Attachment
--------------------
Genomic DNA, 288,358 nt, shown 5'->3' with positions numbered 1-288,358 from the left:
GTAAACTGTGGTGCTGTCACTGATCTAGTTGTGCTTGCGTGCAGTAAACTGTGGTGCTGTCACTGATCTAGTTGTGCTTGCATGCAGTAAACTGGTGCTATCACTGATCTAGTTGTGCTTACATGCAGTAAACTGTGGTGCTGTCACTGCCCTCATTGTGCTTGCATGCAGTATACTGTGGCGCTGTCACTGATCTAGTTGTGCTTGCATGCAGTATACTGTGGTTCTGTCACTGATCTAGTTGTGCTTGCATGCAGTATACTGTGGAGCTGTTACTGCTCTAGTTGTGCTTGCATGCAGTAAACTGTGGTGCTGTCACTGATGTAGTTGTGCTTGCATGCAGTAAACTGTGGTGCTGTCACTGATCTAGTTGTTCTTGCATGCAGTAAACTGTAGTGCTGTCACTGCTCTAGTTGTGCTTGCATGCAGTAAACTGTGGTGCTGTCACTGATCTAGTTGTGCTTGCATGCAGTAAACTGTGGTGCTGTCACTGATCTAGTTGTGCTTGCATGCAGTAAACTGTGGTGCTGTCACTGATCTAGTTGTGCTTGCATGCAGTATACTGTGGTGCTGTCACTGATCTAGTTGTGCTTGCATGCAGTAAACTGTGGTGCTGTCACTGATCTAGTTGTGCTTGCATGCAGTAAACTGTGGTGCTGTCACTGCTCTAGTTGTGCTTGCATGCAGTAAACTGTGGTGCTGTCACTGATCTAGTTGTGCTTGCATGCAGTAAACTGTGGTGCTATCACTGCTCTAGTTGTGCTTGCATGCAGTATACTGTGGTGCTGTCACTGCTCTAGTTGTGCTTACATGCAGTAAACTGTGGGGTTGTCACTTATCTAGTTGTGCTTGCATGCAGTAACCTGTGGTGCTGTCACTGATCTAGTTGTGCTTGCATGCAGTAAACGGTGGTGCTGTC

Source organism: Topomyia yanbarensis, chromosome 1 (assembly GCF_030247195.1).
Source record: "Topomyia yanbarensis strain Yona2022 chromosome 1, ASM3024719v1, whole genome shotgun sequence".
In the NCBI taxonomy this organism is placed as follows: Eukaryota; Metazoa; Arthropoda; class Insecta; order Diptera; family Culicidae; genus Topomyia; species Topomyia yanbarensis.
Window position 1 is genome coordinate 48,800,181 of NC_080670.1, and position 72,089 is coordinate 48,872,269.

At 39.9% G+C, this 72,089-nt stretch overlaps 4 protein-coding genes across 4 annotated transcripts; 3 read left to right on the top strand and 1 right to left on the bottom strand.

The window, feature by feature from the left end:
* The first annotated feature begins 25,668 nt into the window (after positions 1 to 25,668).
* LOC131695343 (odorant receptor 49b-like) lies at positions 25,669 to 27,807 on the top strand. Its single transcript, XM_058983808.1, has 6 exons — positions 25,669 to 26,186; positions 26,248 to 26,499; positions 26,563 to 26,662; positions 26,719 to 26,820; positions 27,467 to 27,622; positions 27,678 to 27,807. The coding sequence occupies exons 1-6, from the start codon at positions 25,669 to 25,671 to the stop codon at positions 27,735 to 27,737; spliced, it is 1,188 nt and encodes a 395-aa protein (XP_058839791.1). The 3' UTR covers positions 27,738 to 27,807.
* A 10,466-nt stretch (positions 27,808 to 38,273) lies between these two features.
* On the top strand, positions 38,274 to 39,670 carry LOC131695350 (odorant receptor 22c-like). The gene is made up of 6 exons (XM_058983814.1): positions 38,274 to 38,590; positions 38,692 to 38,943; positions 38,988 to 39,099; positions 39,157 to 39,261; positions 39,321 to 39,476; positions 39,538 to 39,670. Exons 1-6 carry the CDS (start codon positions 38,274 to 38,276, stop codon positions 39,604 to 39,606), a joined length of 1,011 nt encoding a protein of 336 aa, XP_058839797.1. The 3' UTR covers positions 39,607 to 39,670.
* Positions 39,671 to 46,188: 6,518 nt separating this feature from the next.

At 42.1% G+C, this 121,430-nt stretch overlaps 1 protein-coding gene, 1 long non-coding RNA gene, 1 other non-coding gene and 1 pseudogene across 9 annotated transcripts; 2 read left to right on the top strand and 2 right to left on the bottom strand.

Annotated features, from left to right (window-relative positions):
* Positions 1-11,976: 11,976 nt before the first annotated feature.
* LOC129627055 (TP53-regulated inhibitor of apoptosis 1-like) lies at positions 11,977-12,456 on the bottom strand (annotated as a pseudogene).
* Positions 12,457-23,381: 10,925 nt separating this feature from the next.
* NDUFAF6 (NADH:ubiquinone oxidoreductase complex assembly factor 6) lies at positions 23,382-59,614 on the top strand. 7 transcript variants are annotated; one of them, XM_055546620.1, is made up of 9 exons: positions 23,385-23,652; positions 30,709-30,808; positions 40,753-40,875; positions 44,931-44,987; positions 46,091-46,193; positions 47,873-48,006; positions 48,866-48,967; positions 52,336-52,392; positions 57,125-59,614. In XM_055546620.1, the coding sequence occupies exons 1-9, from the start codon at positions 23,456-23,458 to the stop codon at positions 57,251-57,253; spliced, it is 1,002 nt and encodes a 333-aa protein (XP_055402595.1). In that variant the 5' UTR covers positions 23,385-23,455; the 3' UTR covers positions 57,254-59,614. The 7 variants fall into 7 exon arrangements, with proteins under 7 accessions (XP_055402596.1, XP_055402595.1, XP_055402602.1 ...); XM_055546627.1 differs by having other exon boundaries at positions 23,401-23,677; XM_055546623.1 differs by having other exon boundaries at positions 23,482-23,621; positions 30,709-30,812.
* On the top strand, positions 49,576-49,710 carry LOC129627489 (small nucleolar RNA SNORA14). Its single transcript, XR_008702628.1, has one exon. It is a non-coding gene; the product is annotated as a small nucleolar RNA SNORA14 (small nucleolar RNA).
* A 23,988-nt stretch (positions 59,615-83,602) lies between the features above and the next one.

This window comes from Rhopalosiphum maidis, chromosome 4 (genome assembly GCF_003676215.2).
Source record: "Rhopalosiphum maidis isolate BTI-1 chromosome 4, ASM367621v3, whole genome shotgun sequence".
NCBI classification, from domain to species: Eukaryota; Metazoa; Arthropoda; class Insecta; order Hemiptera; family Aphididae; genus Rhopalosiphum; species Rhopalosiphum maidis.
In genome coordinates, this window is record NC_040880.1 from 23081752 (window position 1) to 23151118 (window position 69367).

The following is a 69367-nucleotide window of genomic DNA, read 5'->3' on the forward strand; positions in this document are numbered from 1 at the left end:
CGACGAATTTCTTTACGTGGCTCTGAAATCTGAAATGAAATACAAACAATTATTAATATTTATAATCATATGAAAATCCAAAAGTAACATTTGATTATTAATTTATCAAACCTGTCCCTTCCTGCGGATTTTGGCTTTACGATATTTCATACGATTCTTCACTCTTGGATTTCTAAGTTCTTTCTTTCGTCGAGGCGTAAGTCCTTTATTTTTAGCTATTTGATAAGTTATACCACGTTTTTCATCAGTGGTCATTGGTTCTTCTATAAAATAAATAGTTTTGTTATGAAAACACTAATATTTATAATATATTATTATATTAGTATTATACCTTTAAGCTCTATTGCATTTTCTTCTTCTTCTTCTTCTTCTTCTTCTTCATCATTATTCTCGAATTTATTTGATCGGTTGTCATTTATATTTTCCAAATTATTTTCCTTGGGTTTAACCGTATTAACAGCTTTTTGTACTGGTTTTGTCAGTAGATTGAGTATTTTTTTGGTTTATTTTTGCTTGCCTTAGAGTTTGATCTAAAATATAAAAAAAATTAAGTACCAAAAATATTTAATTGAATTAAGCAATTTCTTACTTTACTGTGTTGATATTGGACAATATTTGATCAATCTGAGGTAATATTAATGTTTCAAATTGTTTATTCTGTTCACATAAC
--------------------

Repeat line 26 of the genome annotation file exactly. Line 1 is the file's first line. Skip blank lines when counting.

The following is a 69367-nucleotide window of genomic DNA, read 5'->3' on the forward strand; positions in this document are numbered from 1 at the left end: